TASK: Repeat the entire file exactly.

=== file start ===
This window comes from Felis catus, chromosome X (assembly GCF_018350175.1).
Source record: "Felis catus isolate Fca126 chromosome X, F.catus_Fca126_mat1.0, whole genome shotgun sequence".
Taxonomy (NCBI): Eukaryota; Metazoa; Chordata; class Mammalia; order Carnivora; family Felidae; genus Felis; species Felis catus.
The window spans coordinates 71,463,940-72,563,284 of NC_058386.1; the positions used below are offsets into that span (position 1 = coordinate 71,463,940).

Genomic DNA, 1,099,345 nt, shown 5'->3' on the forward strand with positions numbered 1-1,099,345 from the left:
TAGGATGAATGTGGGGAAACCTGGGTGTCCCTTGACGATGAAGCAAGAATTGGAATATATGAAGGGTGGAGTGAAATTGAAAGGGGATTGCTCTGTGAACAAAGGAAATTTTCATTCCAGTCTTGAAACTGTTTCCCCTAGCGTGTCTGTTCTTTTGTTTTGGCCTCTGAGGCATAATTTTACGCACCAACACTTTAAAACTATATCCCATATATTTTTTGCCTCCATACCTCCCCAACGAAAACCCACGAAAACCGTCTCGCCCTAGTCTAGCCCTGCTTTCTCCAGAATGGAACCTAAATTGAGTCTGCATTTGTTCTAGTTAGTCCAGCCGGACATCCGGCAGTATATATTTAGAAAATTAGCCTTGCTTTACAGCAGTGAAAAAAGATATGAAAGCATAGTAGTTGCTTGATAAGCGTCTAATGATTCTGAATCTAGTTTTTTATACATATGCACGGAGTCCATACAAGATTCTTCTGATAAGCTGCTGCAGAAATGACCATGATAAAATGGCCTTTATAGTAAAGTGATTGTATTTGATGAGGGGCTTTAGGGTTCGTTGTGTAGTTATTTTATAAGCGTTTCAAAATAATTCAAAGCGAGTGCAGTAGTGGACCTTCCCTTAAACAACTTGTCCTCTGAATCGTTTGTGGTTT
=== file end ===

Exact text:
This window comes from Felis catus, chromosome X (assembly GCF_018350175.1).
Source record: "Felis catus isolate Fca126 chromosome X, F.catus_Fca126_mat1.0, whole genome shotgun sequence".
Taxonomy (NCBI): Eukaryota; Metazoa; Chordata; class Mammalia; order Carnivora; family Felidae; genus Felis; species Felis catus.
The window spans coordinates 71,463,940-72,563,284 of NC_058386.1; the positions used below are offsets into that span (position 1 = coordinate 71,463,940).

Genomic DNA, 1,099,345 nt, shown 5'->3' on the forward strand with positions numbered 1-1,099,345 from the left:
TAGGATGAATGTGGGGAAACCTGGGTGTCCCTTGACGATGAAGCAAGAATTGGAATATATGAAGGGTGGAGTGAAATTGAAAGGGGATTGCTCTGTGAACAAAGGAAATTTTCATTCCAGTCTTGAAACTGTTTCCCCTAGCGTGTCTGTTCTTTTGTTTTGGCCTCTGAGGCATAATTTTACGCACCAACACTTTAAAACTATATCCCATATATTTTTTGCCTCCATACCTCCCCAACGAAAACCCACGAAAACCGTCTCGCCCTAGTCTAGCCCTGCTTTCTCCAGAATGGAACCTAAATTGAGTCTGCATTTGTTCTAGTTAGTCCAGCCGGACATCCGGCAGTATATATTTAGAAAATTAGCCTTGCTTTACAGCAGTGAAAAAAGATATGAAAGCATAGTAGTTGCTTGATAAGCGTCTAATGATTCTGAATCTAGTTTTTTATACATATGCACGGAGTCCATACAAGATTCTTCTGATAAGCTGCTGCAGAAATGACCATGATAAAATGGCCTTTATAGTAAAGTGATTGTATTTGATGAGGGGCTTTAGGGTTCGTTGTGTAGTTATTTTATAAGCGTTTCAAAATAATTCAAAGCGAGTGCAGTAGTGGACCTTCCCTTAAACAACTTGTCCTCTGAATCGTTTGTGGTTT